It always gives us the warm fuzzies when our dog curls up beside us for a snooze. They look so peaceful … until they start to twitch or even whimper. We always like to think that means Fido is having a great adventure in dreamland. But do dogs actually dream? After all, they often spend a lot of time snoozing. And what’s really going on with a dog twitching in sleep? Here, experts weigh in on what’s dancing through your pup’s mind while they’re asleep.
The down low on dreams
For us humans, dreams can be pleasant, bizarre or frightening. They’ll often feel real and vivid, even when they’re absurd. So what are dreams, and why do we have them? They’re usually composed of the person’s thoughts in their waking life, blended with various worries, memories and experiences. Humans typically have three to six dreams a night but may forget many of them upon waking. These nighttime visions occur during rapid eye movement (REM) sleep, the deepest stage of sleep. (Click through for an expert’s analysis of common dream scenarios.)
Do dogs have dreams?
Research suggests that animals, including dogs, do dream. In a 2001 MIT study, researchers monitored the brain activity of rats in a maze, then monitored it again when the rats were asleep. The results suggested that, in the rats’ REM sleep, their memory centers were active, and their brains were creating the same patterns they did when they were going through the maze. This led researchers to believe the rats were dreaming about the maze, just like humans dream about their waking experiences. “The correlation was so close that the researchers found that as the animal dreamed, [it] could reconstruct where it would be in the maze if it were awake and whether the animal was dreaming of running or standing still,” said a report on the study.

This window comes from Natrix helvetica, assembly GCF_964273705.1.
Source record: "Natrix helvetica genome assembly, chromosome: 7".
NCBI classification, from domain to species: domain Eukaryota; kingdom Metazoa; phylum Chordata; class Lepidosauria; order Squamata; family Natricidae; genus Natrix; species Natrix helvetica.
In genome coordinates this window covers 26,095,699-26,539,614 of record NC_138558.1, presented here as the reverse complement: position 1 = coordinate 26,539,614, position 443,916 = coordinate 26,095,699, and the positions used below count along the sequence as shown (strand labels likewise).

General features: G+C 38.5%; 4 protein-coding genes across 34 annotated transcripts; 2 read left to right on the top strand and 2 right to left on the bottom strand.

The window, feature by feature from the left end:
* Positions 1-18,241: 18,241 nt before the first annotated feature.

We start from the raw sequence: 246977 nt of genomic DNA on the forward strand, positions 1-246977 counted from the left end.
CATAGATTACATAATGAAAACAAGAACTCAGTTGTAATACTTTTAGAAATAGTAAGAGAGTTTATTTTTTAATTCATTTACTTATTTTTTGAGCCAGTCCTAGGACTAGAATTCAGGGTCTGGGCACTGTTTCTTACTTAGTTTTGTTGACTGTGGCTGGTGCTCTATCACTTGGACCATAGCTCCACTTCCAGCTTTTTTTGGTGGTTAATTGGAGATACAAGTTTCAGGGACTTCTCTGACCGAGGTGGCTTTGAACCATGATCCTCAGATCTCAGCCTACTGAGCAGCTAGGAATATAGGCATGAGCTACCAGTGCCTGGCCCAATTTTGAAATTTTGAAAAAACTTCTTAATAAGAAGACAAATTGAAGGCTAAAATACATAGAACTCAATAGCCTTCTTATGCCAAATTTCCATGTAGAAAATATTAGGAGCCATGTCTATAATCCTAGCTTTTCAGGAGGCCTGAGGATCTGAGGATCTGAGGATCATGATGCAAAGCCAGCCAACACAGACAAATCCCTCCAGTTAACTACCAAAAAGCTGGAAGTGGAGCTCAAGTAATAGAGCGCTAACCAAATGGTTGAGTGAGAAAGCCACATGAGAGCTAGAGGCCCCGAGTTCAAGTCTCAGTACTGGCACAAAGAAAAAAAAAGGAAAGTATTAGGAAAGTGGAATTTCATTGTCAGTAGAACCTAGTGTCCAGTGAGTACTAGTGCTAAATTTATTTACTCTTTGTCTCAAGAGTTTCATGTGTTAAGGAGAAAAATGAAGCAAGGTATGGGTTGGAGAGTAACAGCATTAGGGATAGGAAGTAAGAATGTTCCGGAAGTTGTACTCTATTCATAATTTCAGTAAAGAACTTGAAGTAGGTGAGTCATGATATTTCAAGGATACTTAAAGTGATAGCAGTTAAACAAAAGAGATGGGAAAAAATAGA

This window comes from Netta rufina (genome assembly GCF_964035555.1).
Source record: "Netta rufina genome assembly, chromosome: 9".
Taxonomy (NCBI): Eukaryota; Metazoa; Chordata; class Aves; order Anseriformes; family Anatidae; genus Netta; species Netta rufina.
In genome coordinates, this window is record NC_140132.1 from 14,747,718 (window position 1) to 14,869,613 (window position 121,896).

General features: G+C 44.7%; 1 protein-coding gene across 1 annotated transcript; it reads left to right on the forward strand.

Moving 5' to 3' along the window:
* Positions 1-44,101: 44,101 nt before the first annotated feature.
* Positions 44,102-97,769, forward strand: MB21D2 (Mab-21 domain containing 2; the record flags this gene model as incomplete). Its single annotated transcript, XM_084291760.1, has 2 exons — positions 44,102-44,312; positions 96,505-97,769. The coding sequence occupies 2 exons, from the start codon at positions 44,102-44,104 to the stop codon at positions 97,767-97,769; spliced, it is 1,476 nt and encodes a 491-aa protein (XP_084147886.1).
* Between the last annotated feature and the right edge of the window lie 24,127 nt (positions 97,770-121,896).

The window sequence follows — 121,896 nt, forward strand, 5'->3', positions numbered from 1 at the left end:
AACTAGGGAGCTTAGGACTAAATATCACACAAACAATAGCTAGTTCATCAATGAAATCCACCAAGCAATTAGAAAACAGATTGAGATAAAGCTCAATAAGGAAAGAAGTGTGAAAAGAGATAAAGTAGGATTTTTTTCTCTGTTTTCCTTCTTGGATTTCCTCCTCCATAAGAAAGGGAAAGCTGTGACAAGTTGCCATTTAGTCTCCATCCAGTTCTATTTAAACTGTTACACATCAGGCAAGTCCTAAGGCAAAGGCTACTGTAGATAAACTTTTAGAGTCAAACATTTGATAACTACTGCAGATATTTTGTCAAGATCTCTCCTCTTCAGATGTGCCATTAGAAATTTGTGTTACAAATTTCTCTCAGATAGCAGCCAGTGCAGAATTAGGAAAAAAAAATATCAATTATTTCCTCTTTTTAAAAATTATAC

Because dogs’ minds are more complex than those of rats, and because their sleep movements (like twitching) mimic activities they perform in their waking life, experts believe dogs also have robust dream lives. “Watching a dog sleep in recovery from anesthesia after an invasive surgery shows the same sleep pattern as a human in recovery,” says veterinary surgeon Dr. Chinonyerem Ukweni.
The American Kennel Club notes that a dog tends to enter in REM sleep (just like humans), about 10-20 minutes after they fall asleep. And they’ve begun to dream if you can see their eyes moving behind their eyelids. “This is the point in the dream where it might feel very real to your dog,” says veterinarian Dr. Alex Crow.
As for the frequency of their dreams, it can differ from dog to dog. “It can happen that your dog might dream more often if they sleep a lot,” says Dr. Crow. But their age and breed can also play a factor; smaller dogs may dream more often, but their dreams are usually shorter. Larger dogs have longer, less frequent dreams. And middle-aged dogs dream less frequently than puppies and senior dogs, adds the American Kennel Club.
What dogs dream about when twitching in their sleep